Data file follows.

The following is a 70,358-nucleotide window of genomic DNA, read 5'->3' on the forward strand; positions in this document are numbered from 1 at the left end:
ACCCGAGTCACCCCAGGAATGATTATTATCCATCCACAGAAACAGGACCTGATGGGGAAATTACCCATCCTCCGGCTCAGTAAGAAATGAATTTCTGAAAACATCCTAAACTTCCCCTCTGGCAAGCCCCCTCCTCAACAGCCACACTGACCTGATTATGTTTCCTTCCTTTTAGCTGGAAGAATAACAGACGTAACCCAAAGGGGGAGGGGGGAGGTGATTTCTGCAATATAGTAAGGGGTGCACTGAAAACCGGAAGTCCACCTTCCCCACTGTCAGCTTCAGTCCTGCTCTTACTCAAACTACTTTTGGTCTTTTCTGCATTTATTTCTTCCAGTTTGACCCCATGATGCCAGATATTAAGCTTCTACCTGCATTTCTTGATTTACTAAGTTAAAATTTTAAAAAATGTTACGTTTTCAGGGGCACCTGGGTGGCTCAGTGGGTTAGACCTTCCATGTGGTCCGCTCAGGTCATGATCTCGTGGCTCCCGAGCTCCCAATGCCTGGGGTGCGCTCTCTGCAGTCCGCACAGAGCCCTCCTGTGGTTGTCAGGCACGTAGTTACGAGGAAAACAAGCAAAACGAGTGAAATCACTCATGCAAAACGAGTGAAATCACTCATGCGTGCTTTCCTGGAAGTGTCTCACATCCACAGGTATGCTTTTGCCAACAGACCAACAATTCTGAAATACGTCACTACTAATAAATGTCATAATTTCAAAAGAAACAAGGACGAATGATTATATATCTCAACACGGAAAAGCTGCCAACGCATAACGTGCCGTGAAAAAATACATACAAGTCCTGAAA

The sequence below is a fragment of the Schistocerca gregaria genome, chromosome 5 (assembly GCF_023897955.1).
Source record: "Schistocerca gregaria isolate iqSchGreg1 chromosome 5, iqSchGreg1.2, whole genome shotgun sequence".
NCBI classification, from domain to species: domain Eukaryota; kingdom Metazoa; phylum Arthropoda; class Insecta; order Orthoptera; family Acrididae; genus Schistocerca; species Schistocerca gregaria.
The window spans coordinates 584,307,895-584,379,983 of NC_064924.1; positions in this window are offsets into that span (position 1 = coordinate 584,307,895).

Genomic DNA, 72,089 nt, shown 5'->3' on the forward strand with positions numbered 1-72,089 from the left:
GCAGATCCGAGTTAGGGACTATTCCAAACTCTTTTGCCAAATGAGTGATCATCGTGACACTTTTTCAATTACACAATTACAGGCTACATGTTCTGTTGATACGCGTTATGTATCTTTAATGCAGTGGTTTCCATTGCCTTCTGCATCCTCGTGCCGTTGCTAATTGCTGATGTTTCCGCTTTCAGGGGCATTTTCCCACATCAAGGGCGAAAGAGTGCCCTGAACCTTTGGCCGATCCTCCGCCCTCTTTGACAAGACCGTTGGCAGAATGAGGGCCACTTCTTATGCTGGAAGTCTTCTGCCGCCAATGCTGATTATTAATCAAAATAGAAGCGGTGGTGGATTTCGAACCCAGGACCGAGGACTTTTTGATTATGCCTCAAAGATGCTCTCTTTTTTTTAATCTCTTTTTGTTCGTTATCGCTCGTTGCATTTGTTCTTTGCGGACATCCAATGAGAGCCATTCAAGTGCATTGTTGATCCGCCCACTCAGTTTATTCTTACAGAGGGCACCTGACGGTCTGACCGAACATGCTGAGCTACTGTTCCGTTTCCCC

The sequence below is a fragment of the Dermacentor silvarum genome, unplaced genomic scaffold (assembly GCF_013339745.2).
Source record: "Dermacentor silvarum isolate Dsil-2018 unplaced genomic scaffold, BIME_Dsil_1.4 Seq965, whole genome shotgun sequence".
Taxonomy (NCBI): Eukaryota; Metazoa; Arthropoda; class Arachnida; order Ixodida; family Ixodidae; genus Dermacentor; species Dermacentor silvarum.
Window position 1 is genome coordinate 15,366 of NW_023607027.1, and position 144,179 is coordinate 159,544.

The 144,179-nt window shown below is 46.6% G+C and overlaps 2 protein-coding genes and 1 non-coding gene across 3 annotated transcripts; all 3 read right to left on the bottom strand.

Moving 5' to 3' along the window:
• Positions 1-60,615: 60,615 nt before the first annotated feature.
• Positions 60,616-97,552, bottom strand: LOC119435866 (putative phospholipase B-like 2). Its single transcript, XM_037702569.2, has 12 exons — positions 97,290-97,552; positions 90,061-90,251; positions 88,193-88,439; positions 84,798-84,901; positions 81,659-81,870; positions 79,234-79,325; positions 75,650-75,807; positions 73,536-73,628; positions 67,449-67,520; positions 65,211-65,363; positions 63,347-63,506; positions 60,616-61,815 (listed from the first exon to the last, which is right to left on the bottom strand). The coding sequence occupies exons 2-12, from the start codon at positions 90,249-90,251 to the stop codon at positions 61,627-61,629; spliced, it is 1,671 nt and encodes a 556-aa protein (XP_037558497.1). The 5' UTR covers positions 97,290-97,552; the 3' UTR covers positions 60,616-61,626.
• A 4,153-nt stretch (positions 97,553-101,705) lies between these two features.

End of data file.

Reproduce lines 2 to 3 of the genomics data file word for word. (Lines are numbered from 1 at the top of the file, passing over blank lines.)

ACCCGAGTCACCCCAGGAATGATTATTATCCATCCACAGAAACAGGACCTGATGGGGAAATTACCCATCCTCCGGCTCAGTAAGAAATGAATTTCTGAAAACATCCTAAACTTCCCCTCTGGCAAGCCCCCTCCTCAACAGCCACACTGACCTGATTATGTTTCCTTCCTTTTAGCTGGAAGAATAACAGACGTAACCCAAAGGGGGAGGGGGGAGGTGATTTCTGCAATATAGTAAGGGGTGCACTGAAAACCGGAAGTCCACCTTCCCCACTGTCAGCTTCAGTCCTGCTCTTACTCAAACTACTTTTGGTCTTTTCTGCATTTATTTCTTCCAGTTTGACCCCATGATGCCAGATATTAAGCTTCTACCTGCATTTCTTGATTTACTAAGTTAAAATTTTAAAAAATGTTACGTTTTCAGGGGCACCTGGGTGGCTCAGTGGGTTAGACCTTCCATGTGGTCCGCTCAGGTCATGATCTCGTGGCTCCCGAGCTCCCAATGCCTGGGGTGCGCTCTCTGCAGTCCGCACAGAGCCCTCCTGTGGTTGTCAGGCACGTAGTTACGAGGAAAACAAGCAAAACGAGTGAAATCACTCATGCAAAACGAGTGAAATCACTCATGCGTGCTTTCCTGGAAGTGTCTCACATCCACAGGTATGCTTTTGCCAACAGACCAACAATTCTGAAATACGTCACTACTAATAAATGTCATAATTTCAAAAGAAACAAGGACGAATGATTATATATCTCAACACGGAAAAGCTGCCAACGCATAACGTGCCGTGAAAAAATACATACAAGTCCTGAAA

The sequence below is a fragment of the Schistocerca gregaria genome, chromosome 5 (assembly GCF_023897955.1).